Main Menu

Login




 


 Log in Problems?
 New User? Sign Up!

Online
There are 16 unlogged users and 0 registered users online.

You can log-in or register for a user account here.

William Russell looks over 2014, and finds the London small venues powerhouses of creativity.

Little theatres have their drawbacks – the seats can be hard, the stairs to the inevitable room above a pub can be precipitous, and the pub itself less than desirable. The drawbacks are, however, frequently offset by what is on offer. Nothing wrong, by the way, about the following venues.



London Theatre Workshop’s Apartment 40c staged in the Eel Brook public house in New King’s Road where there be dragons outshone all the West End had to offer by way of musicals in 2014. It had a gorgeous score by Tim Lees, good lyrics and a really clever book and Ray Rackham who also directed it stylishly. It was performed by a fine cast of six and all it lacked for me was that musical essential - a killer ballad linking the three story lines. Rackham and Lees are names to watch out for.

The Union Theatre in Southwark, shortly to leave its interesting railway arch for new premises, staged a magnificent production of Stephen Sondheim’s Pacific Overtures. Director Michael Strassen transformed this musical, which on larger stages in the past has seemed both dreadfully pretentious and ponderous, into something memorable. The assault by the West on Japan’s traditional way of life was beautifully realised with not much more than some gauze curtains, a few sprigs of bamboo and a young cast rising successfully to the challenge of both score and subject.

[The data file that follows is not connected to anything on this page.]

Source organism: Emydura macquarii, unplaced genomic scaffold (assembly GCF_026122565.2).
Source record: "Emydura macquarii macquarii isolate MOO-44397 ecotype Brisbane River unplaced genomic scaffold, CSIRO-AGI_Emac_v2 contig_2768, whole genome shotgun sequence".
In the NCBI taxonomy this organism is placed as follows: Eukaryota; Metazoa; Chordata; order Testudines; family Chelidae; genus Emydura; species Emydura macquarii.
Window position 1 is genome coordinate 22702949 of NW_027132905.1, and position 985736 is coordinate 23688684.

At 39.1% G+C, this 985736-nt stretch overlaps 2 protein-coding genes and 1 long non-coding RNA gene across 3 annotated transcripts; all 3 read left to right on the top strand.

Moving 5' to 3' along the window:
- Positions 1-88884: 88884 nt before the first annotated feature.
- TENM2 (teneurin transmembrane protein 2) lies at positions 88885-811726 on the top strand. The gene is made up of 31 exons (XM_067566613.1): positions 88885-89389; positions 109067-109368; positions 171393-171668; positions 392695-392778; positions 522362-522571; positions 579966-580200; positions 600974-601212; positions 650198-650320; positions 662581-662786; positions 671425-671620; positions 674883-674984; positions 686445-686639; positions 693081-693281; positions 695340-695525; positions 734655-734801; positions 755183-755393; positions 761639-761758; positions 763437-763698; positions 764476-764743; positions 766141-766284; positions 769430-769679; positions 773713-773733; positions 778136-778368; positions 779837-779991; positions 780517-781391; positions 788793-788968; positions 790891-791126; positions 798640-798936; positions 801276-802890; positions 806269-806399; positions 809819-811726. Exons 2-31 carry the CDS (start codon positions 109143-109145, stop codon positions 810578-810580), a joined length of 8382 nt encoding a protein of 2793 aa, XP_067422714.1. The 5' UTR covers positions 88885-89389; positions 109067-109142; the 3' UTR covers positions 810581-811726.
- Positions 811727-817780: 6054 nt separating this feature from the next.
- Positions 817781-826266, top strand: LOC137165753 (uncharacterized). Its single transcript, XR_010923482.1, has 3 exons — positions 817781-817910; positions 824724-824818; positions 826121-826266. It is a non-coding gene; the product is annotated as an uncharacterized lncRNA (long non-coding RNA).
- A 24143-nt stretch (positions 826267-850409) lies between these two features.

At Jermyn Street Theatre Mordaunt Shairp’s The Green Bay Tree, one of those plays everyone talks about as being of historic significance theatrically but which seldom get performed, proved enthralling. It is about a beautiful young man, his possessive guardian, an elderly aesthete, and the fiancée who must fight to get the young man she loves. Somehow in the 1930s the love that dared not speak its name got spoken about loud and clear, the battle for Julian, played to the hilt by Christopher Leveaux was fought to the death, and the play revealed as being every bit as powerful now as when first staged, something which does not always happen.

Without little theatres none of them would have happened.
 
All logos and trademarks in this site are property of their respective owner. The comments are property of their posters, all the rest © 2004 by The Team.